Dolls are creepy. So are clowns. So clown dolls are probably extra-creepy. But not to the children who play with them. Whatever happened to childhood fear being the root of adult creep?
The dark is scary, presumably because it's the unknown, but it isn't creepy. You can be scared of the sound of scraping metal behind you (threat), or a blank void around you (the unknown), but I think you need to identify something to be creeped out by it.
A dark room, a locked door with stories of something mysterious behind it, a hooded cowl that hides a face - these can be scary, because it's the unknown. A sharp scalpel, a voice shouting threats, blood dripping on the floor - these are a different kind of scary, because they suggest threats.
But a dark room containing sounds of laboured breathing, a voice coming from behind a locked door, a hooded face that shows hints of reptilian skin, a knife made of teeth, a voice shouting in an unknown language, blood dripping from the ceiling - here there's some information, but not enough to form a clear idea of what's happening. Here it's not even clear whether there's a threat or not.
The wicker man is scary, the islanders are creepy.
Scare is about ignorance or threat. Creep is about ambiguity, uncertainty, hints that don't add up. Scare is knowing nothing, or knowing something bad. Creep is not knowing enough.
Scare is no world, or a bad one. Creep is a world that doesn't make sense. Creep is a response to violation of taxonomy. Specifically, to a culture's idea of the categories of nature. The dead coming back to life, a child having three fathers, a man living a thousand years, a creature living in seven dimensions, your own reflection in the mirror talking back to you, a hundred identical people, a family talking in unison.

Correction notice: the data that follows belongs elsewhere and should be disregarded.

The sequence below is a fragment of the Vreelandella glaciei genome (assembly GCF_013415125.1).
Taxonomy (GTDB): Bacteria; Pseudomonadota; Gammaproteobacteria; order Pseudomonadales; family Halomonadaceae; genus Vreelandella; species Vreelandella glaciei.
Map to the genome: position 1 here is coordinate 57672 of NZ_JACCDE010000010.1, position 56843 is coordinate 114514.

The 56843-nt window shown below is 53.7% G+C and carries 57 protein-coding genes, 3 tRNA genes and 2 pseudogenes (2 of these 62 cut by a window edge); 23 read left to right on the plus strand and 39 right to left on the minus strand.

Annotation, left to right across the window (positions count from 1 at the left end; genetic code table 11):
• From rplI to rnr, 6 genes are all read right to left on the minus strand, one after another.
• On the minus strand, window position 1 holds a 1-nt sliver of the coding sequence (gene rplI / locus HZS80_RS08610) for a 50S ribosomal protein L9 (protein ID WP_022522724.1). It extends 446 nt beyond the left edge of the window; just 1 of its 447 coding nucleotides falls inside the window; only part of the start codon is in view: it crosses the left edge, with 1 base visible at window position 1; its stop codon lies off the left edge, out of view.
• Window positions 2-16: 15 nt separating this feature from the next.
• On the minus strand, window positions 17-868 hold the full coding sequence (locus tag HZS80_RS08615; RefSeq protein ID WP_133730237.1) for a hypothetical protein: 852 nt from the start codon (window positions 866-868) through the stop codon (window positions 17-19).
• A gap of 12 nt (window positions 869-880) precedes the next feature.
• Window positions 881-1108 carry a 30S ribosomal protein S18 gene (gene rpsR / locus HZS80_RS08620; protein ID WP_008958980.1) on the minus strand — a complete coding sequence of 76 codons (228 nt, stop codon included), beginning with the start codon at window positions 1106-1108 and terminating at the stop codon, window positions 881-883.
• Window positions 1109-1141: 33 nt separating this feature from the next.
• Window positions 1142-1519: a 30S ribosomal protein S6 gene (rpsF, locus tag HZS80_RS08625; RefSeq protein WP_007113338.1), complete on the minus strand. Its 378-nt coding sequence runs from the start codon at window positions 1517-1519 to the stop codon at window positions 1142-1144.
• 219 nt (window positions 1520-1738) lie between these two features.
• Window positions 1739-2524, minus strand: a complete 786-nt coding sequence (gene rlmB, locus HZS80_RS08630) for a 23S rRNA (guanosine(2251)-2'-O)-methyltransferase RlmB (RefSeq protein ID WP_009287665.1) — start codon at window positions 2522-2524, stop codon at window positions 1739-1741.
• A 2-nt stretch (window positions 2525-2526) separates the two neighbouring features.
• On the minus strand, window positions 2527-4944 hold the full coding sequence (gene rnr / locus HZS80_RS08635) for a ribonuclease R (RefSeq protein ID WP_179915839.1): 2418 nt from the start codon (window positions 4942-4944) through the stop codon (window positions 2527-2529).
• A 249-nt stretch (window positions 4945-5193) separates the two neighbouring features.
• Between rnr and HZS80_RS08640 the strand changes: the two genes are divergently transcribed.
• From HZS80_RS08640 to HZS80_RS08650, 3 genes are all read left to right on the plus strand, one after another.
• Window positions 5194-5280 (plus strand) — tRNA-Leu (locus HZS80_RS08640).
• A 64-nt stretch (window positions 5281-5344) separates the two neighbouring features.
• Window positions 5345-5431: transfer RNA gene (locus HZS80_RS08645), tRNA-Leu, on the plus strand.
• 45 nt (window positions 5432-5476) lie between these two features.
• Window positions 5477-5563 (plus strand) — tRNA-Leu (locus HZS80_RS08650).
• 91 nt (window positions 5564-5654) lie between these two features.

The terms are not mutually exclusive. A cat with human feet is bizarre, and could easily provoke fear, not because it's a threat, but because...well, strangeness can provoke fear. Unfamilliar people are "strange"-ers.
Reality can be creepy too. Children suiciding, children killing other children, siamese twins, getting sexual pleasure from murder - these are things which manifestly do happen, but which the metaphysics or superstitions of our culuture say can't happen.
A woman marrying another woman, a man marrying a dozen women, a white man marrying a black woman, someone not believing in a god, someone hating god - to some, these are taxonomical violations. That is, things which are allegedly contradictions in terms, yet happen. Hate groups live in an ambivalence - they hate the impossible for being possible.
So what about a girl of 18 falling in love with and marrying a man of 80? A green card marriage, or a vow of lifelong celibacy, a fetish for amputees, defacting in public, addiction to colonic irrigation, a taste for eating soil. No culture is truly monolithic, and no taxonomy is exhaustive, so many violations are marginal cases.
For one who has the courage to face the world, ask awkward questions and learn from experience, much might be scary, but little can be creepy.
With apologies to Susan Sontag.